Now, would Duke have won if the officials had somehow gotten it right and reset the clock to something like 2.4 seconds, as the timer on ESPN's "SportsCenter" suggested was correct? That's certainly possible. Maybe even likely, since the worst non-disaster scenario for Duke would have been overtime, and you have to figure Duke at home has a better than 50-50 shot in overtime, refs or no.

But let me get to the main point, now that we've gone two pages and 600 words together. What is so damn hard about getting the clock right?

This happens all the time. It happened in that Dallas-Seattle NFL playoff game, on the Tony Romo muff. College basketball refs spend more time at the scorer's table double-checking timing errors than they spend with their own families. Or checking whether 3-pointers were really 3-pointers, and they do that a lot.

The timekeeper either does or should have one job: Keep the time. And at the end of a close game, that ought to really be the time when he or she pays close attention and doesn't screw up. In games governed by the clock -- which is just about all of 'em we care about except baseball -- there aren't too many jobs more important than getting the clock right. How can you not start the clock when Hamilton touches that errant pass.

What, exactly, were you doing, Mr. or Ms. Timekeeper?

Were the refs, who talked it over and decided that a play that couldn't possibly have taken only 0.6 seconds took 0.6 seconds, fixing it so Duke won? Duke haters say of course, no doubt, but I'll side with the Duke fans and say no, not too likely.

Then again, if I'd told you what happened in that Duke-Clemson game, and I hadn't told you who benefited, what would your guess have been?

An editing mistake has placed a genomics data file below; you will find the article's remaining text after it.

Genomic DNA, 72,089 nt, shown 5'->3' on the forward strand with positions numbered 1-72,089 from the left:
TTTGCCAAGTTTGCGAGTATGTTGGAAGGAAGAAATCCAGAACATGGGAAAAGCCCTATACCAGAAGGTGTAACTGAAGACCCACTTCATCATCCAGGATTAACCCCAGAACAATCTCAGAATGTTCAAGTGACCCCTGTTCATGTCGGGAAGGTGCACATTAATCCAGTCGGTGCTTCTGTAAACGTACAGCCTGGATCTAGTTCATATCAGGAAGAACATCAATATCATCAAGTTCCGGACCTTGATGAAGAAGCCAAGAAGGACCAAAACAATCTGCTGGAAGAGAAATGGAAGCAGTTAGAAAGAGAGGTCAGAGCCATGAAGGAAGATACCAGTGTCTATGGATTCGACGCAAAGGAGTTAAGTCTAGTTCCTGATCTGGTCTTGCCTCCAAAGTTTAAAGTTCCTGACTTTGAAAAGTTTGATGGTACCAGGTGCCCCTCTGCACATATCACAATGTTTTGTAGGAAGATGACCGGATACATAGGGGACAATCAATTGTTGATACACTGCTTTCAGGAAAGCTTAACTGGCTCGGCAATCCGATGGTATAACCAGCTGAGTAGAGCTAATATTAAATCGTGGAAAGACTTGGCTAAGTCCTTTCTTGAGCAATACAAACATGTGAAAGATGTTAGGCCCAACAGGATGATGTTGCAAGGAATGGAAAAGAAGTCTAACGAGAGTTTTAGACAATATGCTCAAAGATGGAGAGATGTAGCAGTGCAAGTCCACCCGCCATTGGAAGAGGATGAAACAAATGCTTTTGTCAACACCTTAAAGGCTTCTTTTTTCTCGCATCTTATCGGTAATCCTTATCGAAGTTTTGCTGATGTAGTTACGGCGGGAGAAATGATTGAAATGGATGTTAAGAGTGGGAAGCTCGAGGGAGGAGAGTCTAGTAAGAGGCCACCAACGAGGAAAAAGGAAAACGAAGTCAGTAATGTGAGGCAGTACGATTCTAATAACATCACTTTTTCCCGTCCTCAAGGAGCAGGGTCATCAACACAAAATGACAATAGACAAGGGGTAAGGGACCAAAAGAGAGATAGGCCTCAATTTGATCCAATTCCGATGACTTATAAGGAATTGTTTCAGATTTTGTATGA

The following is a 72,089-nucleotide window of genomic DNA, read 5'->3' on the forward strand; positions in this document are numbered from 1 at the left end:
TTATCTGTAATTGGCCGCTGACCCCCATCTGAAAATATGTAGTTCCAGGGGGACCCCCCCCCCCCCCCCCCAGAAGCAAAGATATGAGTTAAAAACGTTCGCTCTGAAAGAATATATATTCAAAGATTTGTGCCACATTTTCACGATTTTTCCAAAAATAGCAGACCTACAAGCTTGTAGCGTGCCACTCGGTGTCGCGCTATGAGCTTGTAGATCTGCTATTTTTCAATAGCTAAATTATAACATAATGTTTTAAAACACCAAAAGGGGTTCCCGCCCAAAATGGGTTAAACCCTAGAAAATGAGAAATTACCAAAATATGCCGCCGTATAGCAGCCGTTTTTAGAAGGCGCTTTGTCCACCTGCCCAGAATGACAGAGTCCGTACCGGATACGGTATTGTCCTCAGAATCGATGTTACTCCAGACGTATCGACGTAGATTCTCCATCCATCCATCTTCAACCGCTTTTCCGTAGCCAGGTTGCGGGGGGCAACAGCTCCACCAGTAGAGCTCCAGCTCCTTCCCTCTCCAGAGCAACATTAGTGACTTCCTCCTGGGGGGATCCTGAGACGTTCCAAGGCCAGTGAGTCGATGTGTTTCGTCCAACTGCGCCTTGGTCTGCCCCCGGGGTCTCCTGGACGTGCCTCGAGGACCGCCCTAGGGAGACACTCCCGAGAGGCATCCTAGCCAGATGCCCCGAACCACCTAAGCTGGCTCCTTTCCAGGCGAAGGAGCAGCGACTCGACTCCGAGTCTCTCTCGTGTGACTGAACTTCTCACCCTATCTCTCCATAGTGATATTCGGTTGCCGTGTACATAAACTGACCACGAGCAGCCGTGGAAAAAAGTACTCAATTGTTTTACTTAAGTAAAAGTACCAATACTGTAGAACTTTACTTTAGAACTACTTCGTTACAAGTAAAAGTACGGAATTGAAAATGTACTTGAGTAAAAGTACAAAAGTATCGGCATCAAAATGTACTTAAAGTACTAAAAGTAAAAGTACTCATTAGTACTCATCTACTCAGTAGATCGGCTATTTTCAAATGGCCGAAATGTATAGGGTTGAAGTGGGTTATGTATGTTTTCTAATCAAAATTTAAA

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And they said it wouldn't last [PERMALINK]

If I can just have a moment here, today, Jan. 26, is my 10th anniversary at Salon. One week before this site -- then at and chiefly an arts and culture rag -- switched from a weekly to a daily publishing schedule, founder David Talbot hired me to be the site's first copy chief. Also its first copy editor. It had been live for a little over a year.

We've been through the boom, the bust and the survival, Salon and I. We've survived many a deathwatch, most of them Salon's, fortunately. I've never had a job as long and I've never had a better one. I've been an editor and a writer, a boss and an underling, an officemate and a cross-country telecommuter.

I've edited the work of some of the best writers in the language and been edited by some of the best editors, and that includes you, Salon's readership, who never let a fumbled fact, poorly thought-out idea or stretch of lazy analysis pass without comment.

I feel lucky to have hitched on to something as significant as the development of the World Wide Web so early in the ride, and I'm proud of everything Salon's accomplished since those rickety dial-up days, not the least of which is surviving.

I won't say here's to the next 10 years because who knows what'll happen in the next 10 years. When you write a daily column you take it one day at a time. So here's to the next deadline and, what the hell, the one after that. Thanks for reading.

Previous column: When is a big game not the Big One?